Before performing the anastomosis, the ends should be aligned to prevent one or both sides from twisting; release the sides while ensuring good blood supply to the anastomosis and ensuring that the anastomosis is tension-free.
Place your left hand around the anastomosis to protect it from foreign body entrapment. It is important not to be too loose, nor too tight. As too loose can prevent the two walls from fitting closely, which may result in the poor anastomosis, postoperative bleeding, and anastomotic fistula; too tight may result in extrusion injury to the gastrointestinal tract, causing postoperative scarring, resulting in narrowing of the anastomosis or difficulty in withdrawing the anastomosis, and in severe cases may result in tearing of the anastomosis.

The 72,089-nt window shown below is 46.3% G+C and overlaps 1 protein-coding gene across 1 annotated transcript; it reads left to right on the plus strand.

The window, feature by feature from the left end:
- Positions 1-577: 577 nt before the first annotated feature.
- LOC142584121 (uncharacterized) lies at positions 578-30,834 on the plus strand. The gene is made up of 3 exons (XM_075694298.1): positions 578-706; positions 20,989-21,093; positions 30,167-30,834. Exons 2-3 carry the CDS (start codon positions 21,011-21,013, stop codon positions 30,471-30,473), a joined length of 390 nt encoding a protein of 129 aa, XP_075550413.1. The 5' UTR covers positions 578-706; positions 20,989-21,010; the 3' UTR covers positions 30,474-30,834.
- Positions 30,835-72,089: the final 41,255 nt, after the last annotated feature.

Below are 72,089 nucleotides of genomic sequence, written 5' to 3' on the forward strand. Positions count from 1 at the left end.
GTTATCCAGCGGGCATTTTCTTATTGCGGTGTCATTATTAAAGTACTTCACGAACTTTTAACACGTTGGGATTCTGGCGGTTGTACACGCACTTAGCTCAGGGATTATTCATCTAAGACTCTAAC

The anastomosis should be performed quickly and accurately, in one single movement, to ensure that the surgical stapler does not swing left, right, up and down, so as not to aggravate the tissue damage around the anastomosis or increase the possibility of anastomotic fistula or stenosis.
The cause of the unsuccessful anastomosis should be identified immediately and an instrumental or manual anastomosis should be performed again.